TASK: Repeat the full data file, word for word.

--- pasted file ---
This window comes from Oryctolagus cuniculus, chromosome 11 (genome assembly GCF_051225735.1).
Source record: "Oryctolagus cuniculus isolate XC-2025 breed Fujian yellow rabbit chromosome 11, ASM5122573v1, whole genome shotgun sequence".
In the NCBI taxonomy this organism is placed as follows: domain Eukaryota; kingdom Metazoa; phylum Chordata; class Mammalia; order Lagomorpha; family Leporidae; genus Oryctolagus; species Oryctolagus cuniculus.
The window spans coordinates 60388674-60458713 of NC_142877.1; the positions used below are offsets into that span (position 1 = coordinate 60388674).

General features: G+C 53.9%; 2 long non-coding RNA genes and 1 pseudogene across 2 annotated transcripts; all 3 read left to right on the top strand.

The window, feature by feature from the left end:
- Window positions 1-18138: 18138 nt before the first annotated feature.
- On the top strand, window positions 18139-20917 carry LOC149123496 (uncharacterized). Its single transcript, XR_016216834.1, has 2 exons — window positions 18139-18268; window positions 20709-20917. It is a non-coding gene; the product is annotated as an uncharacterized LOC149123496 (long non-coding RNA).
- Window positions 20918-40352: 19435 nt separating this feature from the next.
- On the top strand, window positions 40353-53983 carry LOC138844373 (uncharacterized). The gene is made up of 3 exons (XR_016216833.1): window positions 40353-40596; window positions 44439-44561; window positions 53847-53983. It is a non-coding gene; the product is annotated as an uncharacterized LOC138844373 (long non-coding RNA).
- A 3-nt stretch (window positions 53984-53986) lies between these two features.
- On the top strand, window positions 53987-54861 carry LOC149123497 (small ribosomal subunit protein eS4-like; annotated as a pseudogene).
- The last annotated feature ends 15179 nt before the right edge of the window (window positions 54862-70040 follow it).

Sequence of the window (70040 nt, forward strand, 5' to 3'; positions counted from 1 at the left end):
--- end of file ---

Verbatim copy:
This window comes from Oryctolagus cuniculus, chromosome 11 (genome assembly GCF_051225735.1).
Source record: "Oryctolagus cuniculus isolate XC-2025 breed Fujian yellow rabbit chromosome 11, ASM5122573v1, whole genome shotgun sequence".
In the NCBI taxonomy this organism is placed as follows: domain Eukaryota; kingdom Metazoa; phylum Chordata; class Mammalia; order Lagomorpha; family Leporidae; genus Oryctolagus; species Oryctolagus cuniculus.
The window spans coordinates 60388674-60458713 of NC_142877.1; the positions used below are offsets into that span (position 1 = coordinate 60388674).

General features: G+C 53.9%; 2 long non-coding RNA genes and 1 pseudogene across 2 annotated transcripts; all 3 read left to right on the top strand.

The window, feature by feature from the left end:
- Window positions 1-18138: 18138 nt before the first annotated feature.
- On the top strand, window positions 18139-20917 carry LOC149123496 (uncharacterized). Its single transcript, XR_016216834.1, has 2 exons — window positions 18139-18268; window positions 20709-20917. It is a non-coding gene; the product is annotated as an uncharacterized LOC149123496 (long non-coding RNA).
- Window positions 20918-40352: 19435 nt separating this feature from the next.
- On the top strand, window positions 40353-53983 carry LOC138844373 (uncharacterized). The gene is made up of 3 exons (XR_016216833.1): window positions 40353-40596; window positions 44439-44561; window positions 53847-53983. It is a non-coding gene; the product is annotated as an uncharacterized LOC138844373 (long non-coding RNA).
- A 3-nt stretch (window positions 53984-53986) lies between these two features.
- On the top strand, window positions 53987-54861 carry LOC149123497 (small ribosomal subunit protein eS4-like; annotated as a pseudogene).
- The last annotated feature ends 15179 nt before the right edge of the window (window positions 54862-70040 follow it).

Sequence of the window (70040 nt, forward strand, 5' to 3'; positions counted from 1 at the left end):